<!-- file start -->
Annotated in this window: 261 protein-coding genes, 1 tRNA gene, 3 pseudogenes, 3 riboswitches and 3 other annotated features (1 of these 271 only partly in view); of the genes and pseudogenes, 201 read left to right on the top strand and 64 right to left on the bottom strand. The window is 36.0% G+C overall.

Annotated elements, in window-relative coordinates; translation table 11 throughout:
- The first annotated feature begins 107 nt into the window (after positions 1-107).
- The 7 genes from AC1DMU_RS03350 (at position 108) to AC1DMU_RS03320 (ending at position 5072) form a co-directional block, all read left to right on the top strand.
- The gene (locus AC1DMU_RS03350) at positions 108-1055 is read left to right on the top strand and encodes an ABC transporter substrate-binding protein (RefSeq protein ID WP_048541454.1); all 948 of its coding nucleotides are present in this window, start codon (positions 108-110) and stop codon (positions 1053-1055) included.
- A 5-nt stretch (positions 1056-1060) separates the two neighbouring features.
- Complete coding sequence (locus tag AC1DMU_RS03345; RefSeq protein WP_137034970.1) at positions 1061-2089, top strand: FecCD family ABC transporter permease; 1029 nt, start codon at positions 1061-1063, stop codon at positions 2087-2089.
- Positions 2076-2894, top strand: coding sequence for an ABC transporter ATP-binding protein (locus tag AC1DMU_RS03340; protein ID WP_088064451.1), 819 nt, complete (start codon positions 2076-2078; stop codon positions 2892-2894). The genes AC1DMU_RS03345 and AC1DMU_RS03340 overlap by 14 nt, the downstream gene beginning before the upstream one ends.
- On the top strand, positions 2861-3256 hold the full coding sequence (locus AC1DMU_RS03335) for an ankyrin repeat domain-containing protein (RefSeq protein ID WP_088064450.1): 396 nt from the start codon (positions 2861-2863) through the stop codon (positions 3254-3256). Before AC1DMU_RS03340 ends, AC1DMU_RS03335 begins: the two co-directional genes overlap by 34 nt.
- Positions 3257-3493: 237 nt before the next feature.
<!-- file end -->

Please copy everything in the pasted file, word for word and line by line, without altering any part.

Annotated in this window: 261 protein-coding genes, 1 tRNA gene, 3 pseudogenes, 3 riboswitches and 3 other annotated features (1 of these 271 only partly in view); of the genes and pseudogenes, 201 read left to right on the top strand and 64 right to left on the bottom strand. The window is 36.0% G+C overall.

Annotated elements, in window-relative coordinates; translation table 11 throughout:
- The first annotated feature begins 107 nt into the window (after positions 1-107).
- The 7 genes from AC1DMU_RS03350 (at position 108) to AC1DMU_RS03320 (ending at position 5072) form a co-directional block, all read left to right on the top strand.
- The gene (locus AC1DMU_RS03350) at positions 108-1055 is read left to right on the top strand and encodes an ABC transporter substrate-binding protein (RefSeq protein ID WP_048541454.1); all 948 of its coding nucleotides are present in this window, start codon (positions 108-110) and stop codon (positions 1053-1055) included.
- A 5-nt stretch (positions 1056-1060) separates the two neighbouring features.
- Complete coding sequence (locus tag AC1DMU_RS03345; RefSeq protein WP_137034970.1) at positions 1061-2089, top strand: FecCD family ABC transporter permease; 1029 nt, start codon at positions 1061-1063, stop codon at positions 2087-2089.
- Positions 2076-2894, top strand: coding sequence for an ABC transporter ATP-binding protein (locus tag AC1DMU_RS03340; protein ID WP_088064451.1), 819 nt, complete (start codon positions 2076-2078; stop codon positions 2892-2894). The genes AC1DMU_RS03345 and AC1DMU_RS03340 overlap by 14 nt, the downstream gene beginning before the upstream one ends.
- On the top strand, positions 2861-3256 hold the full coding sequence (locus AC1DMU_RS03335) for an ankyrin repeat domain-containing protein (RefSeq protein ID WP_088064450.1): 396 nt from the start codon (positions 2861-2863) through the stop codon (positions 3254-3256). Before AC1DMU_RS03340 ends, AC1DMU_RS03335 begins: the two co-directional genes overlap by 34 nt.
- Positions 3257-3493: 237 nt before the next feature.